Yash Roy, Contributing Photographer

Due to the disruptive nature of the pandemic, Yale’s Center for Genomic Analysis has taken on the responsibility of sequencing samples from positive COVID-19 cases in the Yale and southern Connecticut community. 

The YCGA is at the forefront of genomic testing within the state and the nation, providing doctors at the Yale New Haven Health system with targeted information regarding plans for the treatment of patients with cancer and autoimmune disease. The Center houses Nate Grubaugh’s lab, which currently specializes in a Yale SARS-CoV-2 surveillance initiative. The initiative is responsible for the sequencing of approximately 10 percent of the COVID-19 tests, currently translating to about 190 tests, within the Yale New Haven Hospital system every week. 

“We didn’t create the weekly sequencing routine until January 2021,” Grubaugh said. “Then we really started to ramp up our efforts …we were able to capture sort of the heyday of variants, which was the spring of 2021 when there were alpha, beta, gamma, theta, iota, epsilon, and then we captured Delta taking over in the summer, and then obviously Omicron this past winter.”

Grubaugh said he first worked with Yale epidemiology researcher Anne Wyllie on the SalivaDirect project. During that process, his lab split off and began to work on genomic testing as it became apparent that sequencing positive samples would be necessary to effectively combat COVID-19. 

Grubaugh’s lab also worked with the NBA and NFL to sequence the SARS-CoV-2 virus to aid both leagues in gaining a deeper understanding of transmission within their facilities.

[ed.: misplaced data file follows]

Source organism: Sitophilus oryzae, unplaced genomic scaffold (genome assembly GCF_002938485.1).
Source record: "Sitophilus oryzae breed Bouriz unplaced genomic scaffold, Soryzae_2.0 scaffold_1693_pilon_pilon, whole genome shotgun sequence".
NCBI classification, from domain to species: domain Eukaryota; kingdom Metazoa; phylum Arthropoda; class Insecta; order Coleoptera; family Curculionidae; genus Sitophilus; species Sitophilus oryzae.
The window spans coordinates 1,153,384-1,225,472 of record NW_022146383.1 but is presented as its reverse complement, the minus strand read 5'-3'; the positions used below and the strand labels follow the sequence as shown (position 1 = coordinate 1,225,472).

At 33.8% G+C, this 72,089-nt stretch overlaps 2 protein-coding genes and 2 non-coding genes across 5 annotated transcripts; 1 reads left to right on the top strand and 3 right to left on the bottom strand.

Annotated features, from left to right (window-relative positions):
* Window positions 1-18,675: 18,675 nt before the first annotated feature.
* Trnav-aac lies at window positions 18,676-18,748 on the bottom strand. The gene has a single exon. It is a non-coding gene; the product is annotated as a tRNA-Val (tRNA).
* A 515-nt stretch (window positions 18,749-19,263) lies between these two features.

“Before the emergence of variants it was more about looking at patterns of spread and an outbreak investigation,” said Grubaugh. “That changed when alpha emerged in the UK in late 2020. And it was pretty clear that this was going to hit the U.S. and we did not have a systematic program to monitor for emerging SARS-CoV-2 variants.” 

According to Grubaugh, during the beginning stages of sequencing in Connecticut, his lab and Yale were the primary sequencers of the virus. In recent months, however, the CDC has overtaken his lab in sequencing within the state. 

Grubaugh told the News that to sequence, his lab analyzes about 30,000 nucleotides of information and turns them into strings of letters and numbers with the Pangolin computer program. The data is then uploaded to both his lab’s website as well as a weekly Thursday twitter thread where he provides updates on which strains of the virus are dominant in southern Connecticut. 

“Every Friday we receive samples from Nate’s lab,” said Bony De Kumar, director of operations of the Yale Center for Genome Analysis. “We then sequence them and give results back to Nate’s lab by Wednesday. And they analyze and report those sequences. And so all the variant detections, like is it Omicron or is it Delta.” 

The YCGA has three different sequencers, two that provide 8.8 billion readings when run for a 48-hour cycle, and another sequencer that sequences larger chunks of genomic code. 

De Kumar told the News that YCGA can produce up to 27 terabytes of information per week, including the COVID-19 sequencing data. 

“The Yale Center for Genome Analysis is a full service facility dedicated to providing RNA expression profiling,” said the YCGA website. “DNA genotyping, and high-throughput sequencing uses state of the art technologies, and the resource is open to both Yale and other non-profit organizations.” 

Recently, more than half of the samples have been identified as the newer strain of the Omicron variant, B.A. 2. 

Yash Roy covers education & youth services in New Haven and is a P&D staffer. He is a first year in Timothy Dwight College and is from Princeton, NJ.